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The thing to remember about anti-abortion laws in Kansas is that they are basically written by an extremely powerful special-interest group called Kansans for Life. Every year, Kansans for Life devises an agenda for the legislative session, and the lawmakers in its pocket — they are legion — then dutifully push it through. For the vast majority of Republicans in the state, opposing a Kansans for Life–backed bill would be political suicide.
The group has chipped away at abortion rights in small but meaningful ways in recent years. In 2011, Brownback inked bills requiring minors to get signed consent from both parents and prohibiting private insurance companies from covering abortions. The so-called "conscience bill," signed during the 2012 session, allows doctors to refuse to prescribe, and pharmacists to refuse to dispense, birth-control pills and morning-after pills (such as Plan B) or any other care that they "reasonably believe may result in the termination of a pregnancy." So if you live in an isolated part of the state and your doctor is an asshole, you've got some phone calls, some research and a long drive ahead of you if you want any control over your reproductive system.
In the 2013 session, Kansas lawmakers changed the tax code in 12 areas, increasing the financial burden on abortion seekers and providers. Abortion providers are also prohibited now from volunteering in public schools in the state of Kansas. Under appeal is another law, signed by Brownback, that requires Planned Parenthood to include on its website a warning that a fetus can feel pain by the 20th week of pregnancy (a claim with zero medical evidence to support it) and a note indicating a link between abortions and breast cancer. ("Inconclusive," is how the American Cancer Society charitably characterizes this second claim.)
There are a few clues out there as to what we may expect from Kansans for Life in 2014. Executive Director Mary Kay Culp has suggested that the group will pursue a provision requiring doctors of patients who are considering abortions to point out the features of the fetus on an ultrasound. Sen. Mary Pilcher-Cook of Shawnee has lately been crusading against in-vitro fertilization. And the "heartbeat bill," which could ban abortions as early as 18 days after conception, is likely to return to the House floor.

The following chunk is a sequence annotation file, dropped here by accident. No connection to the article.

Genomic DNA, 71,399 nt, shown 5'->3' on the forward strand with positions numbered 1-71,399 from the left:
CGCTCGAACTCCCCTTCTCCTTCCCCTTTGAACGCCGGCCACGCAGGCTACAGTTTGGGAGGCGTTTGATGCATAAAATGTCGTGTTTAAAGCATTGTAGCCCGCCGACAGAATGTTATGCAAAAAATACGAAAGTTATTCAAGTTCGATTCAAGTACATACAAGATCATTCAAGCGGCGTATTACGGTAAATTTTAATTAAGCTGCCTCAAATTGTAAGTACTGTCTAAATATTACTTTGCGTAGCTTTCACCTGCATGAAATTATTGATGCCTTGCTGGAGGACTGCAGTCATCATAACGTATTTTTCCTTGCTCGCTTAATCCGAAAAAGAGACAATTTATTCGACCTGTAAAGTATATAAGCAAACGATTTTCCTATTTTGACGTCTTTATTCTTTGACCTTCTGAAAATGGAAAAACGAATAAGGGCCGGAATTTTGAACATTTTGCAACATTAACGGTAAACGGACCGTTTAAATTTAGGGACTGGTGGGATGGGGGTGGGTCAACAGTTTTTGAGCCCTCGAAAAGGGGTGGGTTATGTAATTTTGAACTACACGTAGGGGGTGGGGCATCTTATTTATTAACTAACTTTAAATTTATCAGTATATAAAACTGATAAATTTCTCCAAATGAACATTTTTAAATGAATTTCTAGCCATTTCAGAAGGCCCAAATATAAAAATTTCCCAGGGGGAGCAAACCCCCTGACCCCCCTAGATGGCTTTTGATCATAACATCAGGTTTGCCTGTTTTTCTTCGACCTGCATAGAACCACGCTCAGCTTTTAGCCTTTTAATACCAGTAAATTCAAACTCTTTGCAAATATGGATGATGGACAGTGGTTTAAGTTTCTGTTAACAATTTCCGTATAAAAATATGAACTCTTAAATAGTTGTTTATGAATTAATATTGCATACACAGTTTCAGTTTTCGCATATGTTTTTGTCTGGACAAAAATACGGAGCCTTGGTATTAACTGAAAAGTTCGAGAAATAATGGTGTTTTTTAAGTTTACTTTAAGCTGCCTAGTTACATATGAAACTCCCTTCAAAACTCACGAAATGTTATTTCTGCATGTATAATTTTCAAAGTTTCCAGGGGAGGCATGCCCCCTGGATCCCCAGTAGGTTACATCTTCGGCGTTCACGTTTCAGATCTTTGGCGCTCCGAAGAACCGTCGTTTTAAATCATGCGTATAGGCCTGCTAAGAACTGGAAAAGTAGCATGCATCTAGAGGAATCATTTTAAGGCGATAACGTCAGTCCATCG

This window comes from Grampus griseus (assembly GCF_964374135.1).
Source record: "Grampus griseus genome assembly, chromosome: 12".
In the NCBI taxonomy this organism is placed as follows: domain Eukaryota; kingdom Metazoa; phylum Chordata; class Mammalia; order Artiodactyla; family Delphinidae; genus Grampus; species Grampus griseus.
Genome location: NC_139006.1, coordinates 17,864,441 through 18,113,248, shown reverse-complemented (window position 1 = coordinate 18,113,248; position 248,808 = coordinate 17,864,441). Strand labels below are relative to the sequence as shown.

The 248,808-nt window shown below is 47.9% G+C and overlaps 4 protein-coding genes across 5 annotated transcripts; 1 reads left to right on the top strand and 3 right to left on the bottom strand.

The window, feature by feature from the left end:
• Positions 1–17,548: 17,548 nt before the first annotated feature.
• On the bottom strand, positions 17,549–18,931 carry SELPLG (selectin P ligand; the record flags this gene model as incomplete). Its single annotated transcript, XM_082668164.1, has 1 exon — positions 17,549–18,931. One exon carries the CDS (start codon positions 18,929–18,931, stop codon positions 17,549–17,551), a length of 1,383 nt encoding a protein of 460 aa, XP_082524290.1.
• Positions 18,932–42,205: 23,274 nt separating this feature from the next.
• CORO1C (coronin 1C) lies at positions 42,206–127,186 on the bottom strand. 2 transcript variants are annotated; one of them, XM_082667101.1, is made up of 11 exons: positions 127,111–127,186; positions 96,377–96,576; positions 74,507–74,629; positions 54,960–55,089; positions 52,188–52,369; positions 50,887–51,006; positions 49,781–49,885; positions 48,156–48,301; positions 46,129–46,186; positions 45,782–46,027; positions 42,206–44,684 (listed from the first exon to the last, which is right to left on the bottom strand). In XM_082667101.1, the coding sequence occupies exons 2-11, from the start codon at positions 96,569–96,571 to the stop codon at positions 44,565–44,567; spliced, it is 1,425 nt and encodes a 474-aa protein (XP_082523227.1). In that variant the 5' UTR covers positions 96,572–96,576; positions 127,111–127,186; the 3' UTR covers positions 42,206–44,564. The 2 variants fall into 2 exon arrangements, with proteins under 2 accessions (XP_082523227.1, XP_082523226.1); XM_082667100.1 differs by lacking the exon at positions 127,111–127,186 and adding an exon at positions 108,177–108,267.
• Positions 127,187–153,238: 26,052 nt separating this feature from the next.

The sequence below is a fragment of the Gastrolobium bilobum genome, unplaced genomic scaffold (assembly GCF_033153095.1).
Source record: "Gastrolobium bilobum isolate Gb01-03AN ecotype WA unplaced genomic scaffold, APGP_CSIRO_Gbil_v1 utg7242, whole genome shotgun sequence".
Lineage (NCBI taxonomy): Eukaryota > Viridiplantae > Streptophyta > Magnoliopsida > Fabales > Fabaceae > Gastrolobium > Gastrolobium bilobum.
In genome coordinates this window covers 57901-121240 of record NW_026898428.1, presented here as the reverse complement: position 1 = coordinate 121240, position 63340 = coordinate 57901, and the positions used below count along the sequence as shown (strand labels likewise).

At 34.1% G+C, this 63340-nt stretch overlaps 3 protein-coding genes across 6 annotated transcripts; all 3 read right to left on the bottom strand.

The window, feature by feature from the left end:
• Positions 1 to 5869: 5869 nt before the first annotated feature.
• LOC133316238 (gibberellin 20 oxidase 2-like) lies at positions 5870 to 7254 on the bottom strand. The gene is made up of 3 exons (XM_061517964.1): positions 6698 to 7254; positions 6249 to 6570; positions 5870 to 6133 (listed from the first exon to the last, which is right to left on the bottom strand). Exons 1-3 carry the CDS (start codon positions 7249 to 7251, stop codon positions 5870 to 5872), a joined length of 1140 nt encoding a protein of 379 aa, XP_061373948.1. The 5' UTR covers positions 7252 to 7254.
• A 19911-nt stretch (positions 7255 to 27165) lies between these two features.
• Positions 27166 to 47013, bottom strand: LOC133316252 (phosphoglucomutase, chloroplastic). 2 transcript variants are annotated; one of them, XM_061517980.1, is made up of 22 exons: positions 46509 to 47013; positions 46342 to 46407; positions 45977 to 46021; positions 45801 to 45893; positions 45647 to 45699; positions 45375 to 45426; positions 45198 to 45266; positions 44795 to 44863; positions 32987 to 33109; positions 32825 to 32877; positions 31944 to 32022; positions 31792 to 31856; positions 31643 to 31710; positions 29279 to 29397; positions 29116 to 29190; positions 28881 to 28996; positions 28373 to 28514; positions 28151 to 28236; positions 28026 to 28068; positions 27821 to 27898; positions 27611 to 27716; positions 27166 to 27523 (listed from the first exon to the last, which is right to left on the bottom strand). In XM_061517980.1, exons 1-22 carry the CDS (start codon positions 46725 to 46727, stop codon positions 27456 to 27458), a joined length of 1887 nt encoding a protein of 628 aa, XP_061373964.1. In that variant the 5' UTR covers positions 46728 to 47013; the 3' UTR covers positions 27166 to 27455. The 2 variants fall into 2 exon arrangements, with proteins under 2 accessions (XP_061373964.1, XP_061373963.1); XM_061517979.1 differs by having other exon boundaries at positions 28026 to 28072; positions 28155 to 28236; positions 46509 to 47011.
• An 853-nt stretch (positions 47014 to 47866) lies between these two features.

There is some good news: Phill Kline (former Kansas attorney general and Johnson County district attorney) is no longer allowed to practice law in Kansas.
Railing against academia is a time-honored tradition among conservative politicians. All those liberal professors, gathering their facts in their libraries, not generating enough quarterly profits, not thinking enough with their guts. But in a culturally spartan place like Kansas, the University of Kansas, Kansas State University and Wichita State University are among the primary reasons that people bother sticking around. And the University of Kansas Medical Center has a growing national profile. These institutions are not just socially valuable, though. They're also big employers, and their financial viability is very important to the state.
You wouldn't imagine that fiscally minded Republicans would want to mess with such reliable cash cows. Yet Kansas Republicans have put a higher premium on cutting income taxes, and the money required to do that has to come from somewhere.
So earlier this year, Brownback signed a bill cutting 1.5 percent from the state's general fund for higher education. He also gave a high-five to a bizarre system for making these cuts based on employee salaries, which added to the reductions. As The Kansas City Star put it: "If a school spent more on salaries than previously estimated, the Legislature cut the school's budget by the amount of the overage. And if a school spent less on salaries, the Legislature cut that school's budget by the amount of the shortfall. Universities and colleges couldn't win."